Arsenic Toxicity and Tolerance Mechanisms in Crop Plants

Authored by: Pallavi Sharma , Ambuj Bhushan Jha , Rama Shanker Dubey

Handbook of Plant and Crop Physiology

Print publication date:  March  2014
Online publication date:  March  2014

Print ISBN: 9781466553286
eBook ISBN: 9781466553293
Adobe ISBN:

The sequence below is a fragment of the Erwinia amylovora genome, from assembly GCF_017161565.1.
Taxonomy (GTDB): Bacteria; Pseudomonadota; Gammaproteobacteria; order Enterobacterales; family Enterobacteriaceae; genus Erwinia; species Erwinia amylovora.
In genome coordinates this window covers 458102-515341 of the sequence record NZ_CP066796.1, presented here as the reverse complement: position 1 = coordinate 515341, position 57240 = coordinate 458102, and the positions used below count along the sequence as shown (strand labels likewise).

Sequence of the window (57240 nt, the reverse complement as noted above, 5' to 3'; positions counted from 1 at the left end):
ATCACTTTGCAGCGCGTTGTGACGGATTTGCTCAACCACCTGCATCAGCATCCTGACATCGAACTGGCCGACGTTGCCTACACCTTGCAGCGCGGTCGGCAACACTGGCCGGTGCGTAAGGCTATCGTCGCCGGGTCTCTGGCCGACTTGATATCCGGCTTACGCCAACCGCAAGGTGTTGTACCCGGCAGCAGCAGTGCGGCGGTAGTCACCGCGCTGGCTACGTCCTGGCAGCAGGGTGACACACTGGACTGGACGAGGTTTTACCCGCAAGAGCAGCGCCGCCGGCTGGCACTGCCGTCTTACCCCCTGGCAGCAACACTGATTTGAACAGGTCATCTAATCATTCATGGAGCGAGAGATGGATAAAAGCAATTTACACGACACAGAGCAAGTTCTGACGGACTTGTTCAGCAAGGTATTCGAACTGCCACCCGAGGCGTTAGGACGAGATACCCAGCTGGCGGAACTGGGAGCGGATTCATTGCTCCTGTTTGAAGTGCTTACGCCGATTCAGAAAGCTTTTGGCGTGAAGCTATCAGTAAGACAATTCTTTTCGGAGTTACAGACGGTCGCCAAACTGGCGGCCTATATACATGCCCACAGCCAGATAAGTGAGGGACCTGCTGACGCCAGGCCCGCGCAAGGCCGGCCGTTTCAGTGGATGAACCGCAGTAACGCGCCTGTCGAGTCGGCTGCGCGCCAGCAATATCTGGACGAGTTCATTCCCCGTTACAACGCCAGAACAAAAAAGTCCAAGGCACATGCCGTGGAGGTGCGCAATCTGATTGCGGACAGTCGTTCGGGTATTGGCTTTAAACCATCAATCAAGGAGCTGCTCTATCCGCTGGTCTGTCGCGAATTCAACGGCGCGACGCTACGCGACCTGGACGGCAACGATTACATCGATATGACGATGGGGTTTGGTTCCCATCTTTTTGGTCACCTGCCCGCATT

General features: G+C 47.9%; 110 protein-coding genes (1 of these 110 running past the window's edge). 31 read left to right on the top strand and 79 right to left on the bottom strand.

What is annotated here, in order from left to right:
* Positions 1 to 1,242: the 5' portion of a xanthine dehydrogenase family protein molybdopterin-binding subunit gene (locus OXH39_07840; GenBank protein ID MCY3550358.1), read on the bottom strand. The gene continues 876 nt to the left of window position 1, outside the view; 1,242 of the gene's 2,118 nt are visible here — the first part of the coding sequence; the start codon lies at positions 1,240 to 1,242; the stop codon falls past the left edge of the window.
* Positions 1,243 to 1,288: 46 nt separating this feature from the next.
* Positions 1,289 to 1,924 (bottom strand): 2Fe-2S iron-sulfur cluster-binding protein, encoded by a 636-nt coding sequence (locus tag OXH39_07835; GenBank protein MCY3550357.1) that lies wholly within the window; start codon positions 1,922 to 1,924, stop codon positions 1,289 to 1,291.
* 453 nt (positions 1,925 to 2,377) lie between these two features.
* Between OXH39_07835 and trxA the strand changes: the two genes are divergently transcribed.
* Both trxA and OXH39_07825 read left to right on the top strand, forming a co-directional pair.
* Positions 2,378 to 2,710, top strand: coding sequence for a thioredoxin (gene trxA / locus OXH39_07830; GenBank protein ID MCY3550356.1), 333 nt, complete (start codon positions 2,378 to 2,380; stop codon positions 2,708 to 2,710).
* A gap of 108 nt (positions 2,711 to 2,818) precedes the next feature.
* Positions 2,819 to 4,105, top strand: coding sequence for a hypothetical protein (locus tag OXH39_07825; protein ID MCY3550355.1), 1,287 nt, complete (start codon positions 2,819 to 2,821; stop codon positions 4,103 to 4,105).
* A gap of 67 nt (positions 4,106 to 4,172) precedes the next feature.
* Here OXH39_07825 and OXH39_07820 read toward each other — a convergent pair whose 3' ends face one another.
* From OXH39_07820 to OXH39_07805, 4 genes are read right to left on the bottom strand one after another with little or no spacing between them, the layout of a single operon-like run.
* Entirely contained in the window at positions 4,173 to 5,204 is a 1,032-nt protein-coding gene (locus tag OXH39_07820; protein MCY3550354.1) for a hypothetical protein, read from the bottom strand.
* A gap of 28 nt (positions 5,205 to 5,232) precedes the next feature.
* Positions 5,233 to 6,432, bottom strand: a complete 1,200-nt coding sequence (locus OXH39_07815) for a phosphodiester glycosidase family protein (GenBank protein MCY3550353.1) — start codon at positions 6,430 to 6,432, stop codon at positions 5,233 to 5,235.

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Arsenic (As) is a ubiquitous element present in the environment. Although metalloid, it is often grouped among the toxic metals. It is the 20th most abundant element in the Earth’s crust, with an average concentration ranging from 1.5 to 5 mg/kg (Cullen and Reimer, 1989). In noncontaminated soils, arsenic concentrations typically range from 0.2 to 40 mg/kg (World Health Organization, 1981), whereas in contaminated soils, arsenic concentrations as high as 100–2500 mg/kg have been reported (World Health Organization, 1981; Diaz-Barriga et al., 1993; Vaughan, 1993). Arsenic can enter soil through both natural processes such as weathering and erosion of arsenic-bearing rocks (Alloway, 1990; Yan-Chu, 1994) and anthropological activities such as mining, smelting of ores, coal combustion, release of arsenic-laden liquid and solid wastes from industrial plants, irrigation with arsenic-contaminated water, and use of arsenic-based pesticides, herbicides, and fertilizers (reviewed by Smith et al., 1998; Mahimairaja et al., 2005). Arsenic is a significant contaminant of soils and groundwater in many regions of the world including Argentina, Bangladesh, Chile, Mexico, China, Hungary, India, and Vietnam (Mahimairaja et al., 2005 and references therein), and the situation is worst in the densely populated floodplains and river deltas of South and Southeast Asia (Nordstrom, 2002; Brammer and Ravenscroft, 2009). Arsenic leads to stimulation of plant growth at low concentrations (Woolson et al., 1971; Carbonell-Barrachina et al., 1997; Miteva, 2002; Garg and Singla, 2011); however, at high concentrations, it not only exerts toxic effects on plants and animals but may pose severe health complications for humans and animals.

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